When I finished my Portuguese and English Literature graduation, almost 13 years ago, I spent some time working in a book publisher, editing and rewriting entire novels in Portuguese so they could be published. It was all about interpretation, reorganizing sentences, and even detecting flaws in the storyline. Despite this promising start in what I thought was “the literary world”, the fun didn’t last long, and I started to resent all the hypocrisy involved in the book publishing industry— paying to have your original work rewritten and call it “proofreading”? I eventually kept on doing this job as a freelancer too. There are plenty of people with incredible imagination and creativity, but they don’t have the writing skills. For a moment, I almost envy them and thought I would instead exchange places. Exchange my writing skills in Portuguese for their imagination to create stories. Eventually, all of this was too extenuating and not rewarding anymore. The book publishing world was quite deceiving and disappointing to me.

This is how I turned to technical translation. I needed the money not to ruin myself over “poetry,” as in Oscar Wilde’s words. I started working as a freelance translator for a while until I realized I needed the validation only proper training can provide to apply for an in-house job as a professional translator. I needed to learn the trade of adulthood at once, so I tried hard to become a more pragmatic person. This was when I invested in a post-graduation in Translation and Multilingual Communication, where I would put my multilingual skills to test in all the possible facets – law, science, advertising, subtitling, literary, technical, among others. After working an extenuating full-time job doing customer support for Spanish markets, I went to classes at night just to find myself doing freelance translations at the weekends. I was miserable, but I had the purpose of developing my skills in mind, which kept me going for a few years.

Tread softly

The workaholic ordeal lasted for a decade, to be precise. Ten years, very much needed for my personal and professional growth. But I also found the best things I could ever ask for in life. I met my life partner, and I had a baby boy – he’s only five months old now, peacefully taking a nap beside me while I’m writing this. I also bought some books, to read only a few of them. And I’m not a literary translator yet. I guess I never really tried that hard to be a literary translator. But, again, I like to indulge in wishful thinking once in a while. There’s a book that I’m currently reading that I’m dreaming about translating into Portuguese. Sentence after sentence, I feel the urge to do so. My constant thought is that I want my son to read it in Portuguese when he becomes a teenager. But how could I risk translating a book without previously knowing a book publisher would be interested in publishing it? Experienced literary translators out there, what would you do? I got this feeling, from my experience, that literary translation is a hermetic niche. Why would it be any different now? Or maybe these are all excuses I come up with because I haven’t tried hard enough to get there. Perhaps something has been holding me back all this time. I’d be honest if I say I sold my “soul” to the corporate world. A comfortable and stable full-time job as a copywriter and translator at a multinational can provide you peace of mind, indeed. A feeling of accomplishment too. I can claim I’m a linguist, a transcreator, a translator, a content writer, all in the same job. But again, I’m not quite there yet.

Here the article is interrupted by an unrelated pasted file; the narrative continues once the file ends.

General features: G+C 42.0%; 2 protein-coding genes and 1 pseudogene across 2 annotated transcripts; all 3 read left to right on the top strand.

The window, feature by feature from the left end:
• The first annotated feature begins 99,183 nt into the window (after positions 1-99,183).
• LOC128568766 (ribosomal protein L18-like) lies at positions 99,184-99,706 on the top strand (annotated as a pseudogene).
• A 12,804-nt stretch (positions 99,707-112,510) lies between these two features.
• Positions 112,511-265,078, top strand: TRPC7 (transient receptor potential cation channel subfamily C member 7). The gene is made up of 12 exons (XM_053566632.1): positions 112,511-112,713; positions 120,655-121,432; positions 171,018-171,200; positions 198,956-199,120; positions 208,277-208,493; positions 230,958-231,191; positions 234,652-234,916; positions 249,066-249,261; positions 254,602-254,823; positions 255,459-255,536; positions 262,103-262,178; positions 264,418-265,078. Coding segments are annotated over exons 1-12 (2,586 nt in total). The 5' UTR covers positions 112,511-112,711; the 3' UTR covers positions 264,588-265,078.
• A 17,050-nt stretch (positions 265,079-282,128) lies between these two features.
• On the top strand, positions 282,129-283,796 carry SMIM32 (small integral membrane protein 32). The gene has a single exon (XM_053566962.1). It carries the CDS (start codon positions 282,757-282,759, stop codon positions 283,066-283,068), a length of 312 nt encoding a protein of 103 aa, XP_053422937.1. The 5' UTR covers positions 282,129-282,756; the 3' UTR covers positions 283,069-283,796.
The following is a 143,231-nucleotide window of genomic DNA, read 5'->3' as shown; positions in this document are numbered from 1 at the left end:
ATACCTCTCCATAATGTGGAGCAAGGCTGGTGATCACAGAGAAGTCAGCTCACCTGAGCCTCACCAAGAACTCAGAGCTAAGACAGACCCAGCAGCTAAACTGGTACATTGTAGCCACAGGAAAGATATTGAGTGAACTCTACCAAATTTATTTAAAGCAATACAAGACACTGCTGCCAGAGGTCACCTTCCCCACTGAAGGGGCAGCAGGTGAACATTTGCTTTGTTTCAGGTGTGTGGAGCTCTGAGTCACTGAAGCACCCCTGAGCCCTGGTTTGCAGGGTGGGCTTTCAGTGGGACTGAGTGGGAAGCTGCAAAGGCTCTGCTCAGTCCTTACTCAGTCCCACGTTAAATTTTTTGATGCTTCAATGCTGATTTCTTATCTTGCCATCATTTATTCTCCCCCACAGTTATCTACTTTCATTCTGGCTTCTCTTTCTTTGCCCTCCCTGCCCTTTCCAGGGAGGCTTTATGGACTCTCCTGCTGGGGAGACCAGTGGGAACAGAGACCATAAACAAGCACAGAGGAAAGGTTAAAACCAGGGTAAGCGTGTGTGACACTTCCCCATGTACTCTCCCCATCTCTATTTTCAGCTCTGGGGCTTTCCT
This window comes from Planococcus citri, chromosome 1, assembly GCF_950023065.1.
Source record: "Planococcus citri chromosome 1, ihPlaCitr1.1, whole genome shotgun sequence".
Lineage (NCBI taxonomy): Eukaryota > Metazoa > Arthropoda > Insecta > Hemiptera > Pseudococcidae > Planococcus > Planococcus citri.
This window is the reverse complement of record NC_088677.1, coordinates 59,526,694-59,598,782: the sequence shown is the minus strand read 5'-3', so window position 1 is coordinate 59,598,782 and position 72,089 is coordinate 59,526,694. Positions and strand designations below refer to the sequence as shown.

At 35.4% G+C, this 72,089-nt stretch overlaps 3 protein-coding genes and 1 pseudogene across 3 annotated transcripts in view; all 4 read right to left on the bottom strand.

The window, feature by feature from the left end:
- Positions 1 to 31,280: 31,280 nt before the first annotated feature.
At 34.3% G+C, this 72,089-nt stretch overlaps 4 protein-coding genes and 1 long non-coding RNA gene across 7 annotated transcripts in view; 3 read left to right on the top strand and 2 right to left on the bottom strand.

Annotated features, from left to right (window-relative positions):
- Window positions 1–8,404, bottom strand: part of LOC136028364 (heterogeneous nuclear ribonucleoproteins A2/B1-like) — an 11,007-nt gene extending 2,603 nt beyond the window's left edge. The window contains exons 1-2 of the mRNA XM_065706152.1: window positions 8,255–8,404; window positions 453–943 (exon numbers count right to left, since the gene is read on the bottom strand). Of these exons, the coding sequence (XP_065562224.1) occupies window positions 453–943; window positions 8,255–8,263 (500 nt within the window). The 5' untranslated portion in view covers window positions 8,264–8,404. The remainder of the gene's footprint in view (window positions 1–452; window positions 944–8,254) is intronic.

To cut a long story short, this is how I started taking the first steps to what would be my career as a “translator”, considering the term in its broadest sense. At the very beginning, those were very unintentional and genuine steps. But, despite the hardships of adulthood, the original feeling from my teenage days keeps coming back, reminding me of who I am and where I want to go. I keep treading softly, so I never lose balance in life. I’m slowly collecting threads and weave them consistently into my web. I trust they will serve me well when my opportunity comes to translate a piece of Literature. I don’t think it’s too late for me. I like to imagine that the books I’ll translate are yet to be written. In that case, I tell myself I should be reading more books by young talented authors and let the 20th-century giants rest in peace. This will be a challenge. Another challenge would be to publish more. Not to be obsessed with perfection. Not to be afraid of judgment and criticism. For example, not to be scared of publishing this story, where my flaws are well exposed, starting with the English grammar. I’ve decided to be bold for a change. Write and publish. Write and post again. I promise not to fear the stumbling blocks in my way. I promise not to be embarrassed to stumble on my steps. Slowly but surely, I’ll keep treading towards literary grounds.